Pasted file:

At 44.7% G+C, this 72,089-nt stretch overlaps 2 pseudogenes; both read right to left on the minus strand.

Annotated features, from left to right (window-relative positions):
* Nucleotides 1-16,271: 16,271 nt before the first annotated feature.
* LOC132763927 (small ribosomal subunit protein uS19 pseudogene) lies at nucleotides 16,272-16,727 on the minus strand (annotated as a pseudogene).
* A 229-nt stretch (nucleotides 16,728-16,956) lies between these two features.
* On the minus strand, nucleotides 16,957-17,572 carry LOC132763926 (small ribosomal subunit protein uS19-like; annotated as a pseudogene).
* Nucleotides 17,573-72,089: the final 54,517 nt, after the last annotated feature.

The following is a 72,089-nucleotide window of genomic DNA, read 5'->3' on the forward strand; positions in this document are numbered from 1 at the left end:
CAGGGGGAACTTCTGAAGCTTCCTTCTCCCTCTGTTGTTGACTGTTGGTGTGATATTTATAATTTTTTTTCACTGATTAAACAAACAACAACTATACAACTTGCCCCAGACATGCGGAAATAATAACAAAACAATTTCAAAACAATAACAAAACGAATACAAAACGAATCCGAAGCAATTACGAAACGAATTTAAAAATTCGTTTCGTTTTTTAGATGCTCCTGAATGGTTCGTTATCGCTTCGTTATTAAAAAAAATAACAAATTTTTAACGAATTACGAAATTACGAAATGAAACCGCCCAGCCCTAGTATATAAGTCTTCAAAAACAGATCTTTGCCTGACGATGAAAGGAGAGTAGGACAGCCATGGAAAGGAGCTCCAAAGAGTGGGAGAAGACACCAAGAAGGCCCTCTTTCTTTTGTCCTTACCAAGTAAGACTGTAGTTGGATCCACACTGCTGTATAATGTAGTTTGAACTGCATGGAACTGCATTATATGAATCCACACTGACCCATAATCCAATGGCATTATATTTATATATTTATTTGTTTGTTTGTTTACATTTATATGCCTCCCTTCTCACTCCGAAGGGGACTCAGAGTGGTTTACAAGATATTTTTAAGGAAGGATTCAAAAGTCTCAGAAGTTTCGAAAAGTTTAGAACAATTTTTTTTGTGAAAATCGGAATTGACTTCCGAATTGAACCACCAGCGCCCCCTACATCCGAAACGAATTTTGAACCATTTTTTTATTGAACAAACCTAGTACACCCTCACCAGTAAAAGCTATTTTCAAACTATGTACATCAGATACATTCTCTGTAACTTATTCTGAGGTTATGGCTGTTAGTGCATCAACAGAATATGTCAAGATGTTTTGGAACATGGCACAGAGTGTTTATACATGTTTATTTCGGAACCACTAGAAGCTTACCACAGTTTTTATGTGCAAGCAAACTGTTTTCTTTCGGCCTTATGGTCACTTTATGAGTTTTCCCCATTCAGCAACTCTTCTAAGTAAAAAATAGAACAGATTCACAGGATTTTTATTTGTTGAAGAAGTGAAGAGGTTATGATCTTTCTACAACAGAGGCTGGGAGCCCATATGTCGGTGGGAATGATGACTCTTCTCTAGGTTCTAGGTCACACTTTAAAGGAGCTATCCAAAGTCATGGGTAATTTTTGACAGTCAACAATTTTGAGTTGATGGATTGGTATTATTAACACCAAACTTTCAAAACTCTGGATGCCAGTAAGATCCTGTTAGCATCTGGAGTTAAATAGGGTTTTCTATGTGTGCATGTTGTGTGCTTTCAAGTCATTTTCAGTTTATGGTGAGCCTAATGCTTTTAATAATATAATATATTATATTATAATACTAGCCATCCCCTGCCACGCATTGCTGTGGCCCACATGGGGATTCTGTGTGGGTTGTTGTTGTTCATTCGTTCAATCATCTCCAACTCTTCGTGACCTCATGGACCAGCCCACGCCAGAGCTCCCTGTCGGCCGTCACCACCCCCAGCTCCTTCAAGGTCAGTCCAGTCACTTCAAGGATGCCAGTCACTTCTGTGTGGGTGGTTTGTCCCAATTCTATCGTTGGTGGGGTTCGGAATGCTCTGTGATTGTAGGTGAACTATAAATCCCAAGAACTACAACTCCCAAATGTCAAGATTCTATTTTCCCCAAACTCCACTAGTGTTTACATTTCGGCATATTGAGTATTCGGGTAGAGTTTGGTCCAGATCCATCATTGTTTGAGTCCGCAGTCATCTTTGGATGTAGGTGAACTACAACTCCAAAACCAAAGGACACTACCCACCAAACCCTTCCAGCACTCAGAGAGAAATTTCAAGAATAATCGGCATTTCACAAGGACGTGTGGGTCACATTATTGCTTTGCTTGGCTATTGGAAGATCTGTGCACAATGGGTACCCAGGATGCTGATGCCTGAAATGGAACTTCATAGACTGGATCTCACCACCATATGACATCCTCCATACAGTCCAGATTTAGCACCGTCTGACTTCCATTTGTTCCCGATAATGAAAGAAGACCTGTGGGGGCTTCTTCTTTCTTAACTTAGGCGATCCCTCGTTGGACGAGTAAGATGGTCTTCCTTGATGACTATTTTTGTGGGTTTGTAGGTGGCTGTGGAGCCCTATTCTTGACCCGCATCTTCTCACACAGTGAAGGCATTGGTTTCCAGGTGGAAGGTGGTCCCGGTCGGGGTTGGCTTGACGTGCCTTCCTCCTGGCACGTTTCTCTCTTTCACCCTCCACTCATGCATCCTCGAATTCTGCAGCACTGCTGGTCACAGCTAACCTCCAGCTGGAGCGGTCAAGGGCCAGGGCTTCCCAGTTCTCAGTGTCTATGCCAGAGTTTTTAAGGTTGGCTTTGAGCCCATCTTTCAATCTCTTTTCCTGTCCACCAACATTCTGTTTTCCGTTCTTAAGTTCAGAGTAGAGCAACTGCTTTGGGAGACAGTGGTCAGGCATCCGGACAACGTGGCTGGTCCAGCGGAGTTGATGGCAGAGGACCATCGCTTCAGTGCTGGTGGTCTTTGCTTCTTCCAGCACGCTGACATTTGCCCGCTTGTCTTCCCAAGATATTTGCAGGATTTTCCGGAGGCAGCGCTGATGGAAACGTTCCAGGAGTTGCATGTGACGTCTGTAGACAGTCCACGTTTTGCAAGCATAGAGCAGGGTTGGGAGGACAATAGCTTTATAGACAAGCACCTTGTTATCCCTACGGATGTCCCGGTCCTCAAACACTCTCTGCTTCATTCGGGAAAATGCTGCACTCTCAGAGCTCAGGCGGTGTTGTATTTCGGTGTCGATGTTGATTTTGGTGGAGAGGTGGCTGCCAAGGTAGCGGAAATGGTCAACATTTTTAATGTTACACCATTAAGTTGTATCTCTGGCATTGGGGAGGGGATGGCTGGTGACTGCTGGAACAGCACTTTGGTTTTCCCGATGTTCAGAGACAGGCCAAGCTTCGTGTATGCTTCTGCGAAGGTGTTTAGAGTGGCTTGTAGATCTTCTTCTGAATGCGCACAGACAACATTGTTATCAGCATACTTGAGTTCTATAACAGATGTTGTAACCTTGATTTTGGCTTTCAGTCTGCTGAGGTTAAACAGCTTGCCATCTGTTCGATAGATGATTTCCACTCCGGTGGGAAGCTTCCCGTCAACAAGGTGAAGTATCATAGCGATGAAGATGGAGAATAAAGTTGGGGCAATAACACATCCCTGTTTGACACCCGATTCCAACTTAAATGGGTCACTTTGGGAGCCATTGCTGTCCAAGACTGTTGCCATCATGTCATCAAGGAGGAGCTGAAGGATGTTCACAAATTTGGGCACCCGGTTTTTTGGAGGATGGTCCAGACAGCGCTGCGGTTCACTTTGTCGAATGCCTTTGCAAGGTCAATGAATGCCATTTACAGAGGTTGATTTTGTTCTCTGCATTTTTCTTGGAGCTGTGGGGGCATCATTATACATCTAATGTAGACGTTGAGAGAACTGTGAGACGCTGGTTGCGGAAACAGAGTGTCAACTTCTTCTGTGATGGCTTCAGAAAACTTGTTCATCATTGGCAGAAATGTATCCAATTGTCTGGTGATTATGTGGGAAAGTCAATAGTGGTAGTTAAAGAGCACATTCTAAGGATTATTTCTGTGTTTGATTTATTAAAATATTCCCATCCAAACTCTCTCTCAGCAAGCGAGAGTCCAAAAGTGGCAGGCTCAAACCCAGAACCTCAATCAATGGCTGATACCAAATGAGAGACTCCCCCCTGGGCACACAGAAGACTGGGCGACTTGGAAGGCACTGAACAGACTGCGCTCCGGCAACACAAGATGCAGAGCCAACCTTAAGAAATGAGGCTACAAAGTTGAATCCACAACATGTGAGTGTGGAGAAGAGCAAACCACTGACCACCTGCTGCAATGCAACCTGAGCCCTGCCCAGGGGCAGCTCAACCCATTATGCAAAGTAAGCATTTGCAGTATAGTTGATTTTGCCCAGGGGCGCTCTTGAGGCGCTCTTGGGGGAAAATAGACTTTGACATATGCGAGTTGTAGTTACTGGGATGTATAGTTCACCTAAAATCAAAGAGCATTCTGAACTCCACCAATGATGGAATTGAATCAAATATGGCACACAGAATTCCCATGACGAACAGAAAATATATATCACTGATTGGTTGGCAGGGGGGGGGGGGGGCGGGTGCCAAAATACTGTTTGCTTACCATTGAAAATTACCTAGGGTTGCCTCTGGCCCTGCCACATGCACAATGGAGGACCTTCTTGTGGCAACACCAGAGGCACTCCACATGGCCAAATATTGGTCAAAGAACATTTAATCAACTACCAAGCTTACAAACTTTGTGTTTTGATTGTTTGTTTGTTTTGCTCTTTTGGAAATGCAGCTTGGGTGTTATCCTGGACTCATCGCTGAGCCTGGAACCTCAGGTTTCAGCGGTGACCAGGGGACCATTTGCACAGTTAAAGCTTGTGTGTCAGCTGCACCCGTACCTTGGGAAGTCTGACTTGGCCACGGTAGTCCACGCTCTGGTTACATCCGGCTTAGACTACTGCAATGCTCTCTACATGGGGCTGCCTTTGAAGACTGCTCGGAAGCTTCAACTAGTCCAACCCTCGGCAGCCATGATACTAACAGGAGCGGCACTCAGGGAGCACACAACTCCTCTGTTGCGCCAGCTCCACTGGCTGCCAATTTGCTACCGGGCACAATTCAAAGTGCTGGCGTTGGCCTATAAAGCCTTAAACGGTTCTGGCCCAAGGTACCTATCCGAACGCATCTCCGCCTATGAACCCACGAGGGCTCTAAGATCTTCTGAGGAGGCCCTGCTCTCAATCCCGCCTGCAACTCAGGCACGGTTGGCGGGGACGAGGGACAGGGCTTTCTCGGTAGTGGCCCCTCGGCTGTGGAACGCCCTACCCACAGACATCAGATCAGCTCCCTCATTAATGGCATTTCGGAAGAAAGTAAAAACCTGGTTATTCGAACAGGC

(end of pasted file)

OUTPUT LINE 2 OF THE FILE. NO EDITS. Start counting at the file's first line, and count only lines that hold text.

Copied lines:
Annotated features, from left to right (window-relative positions):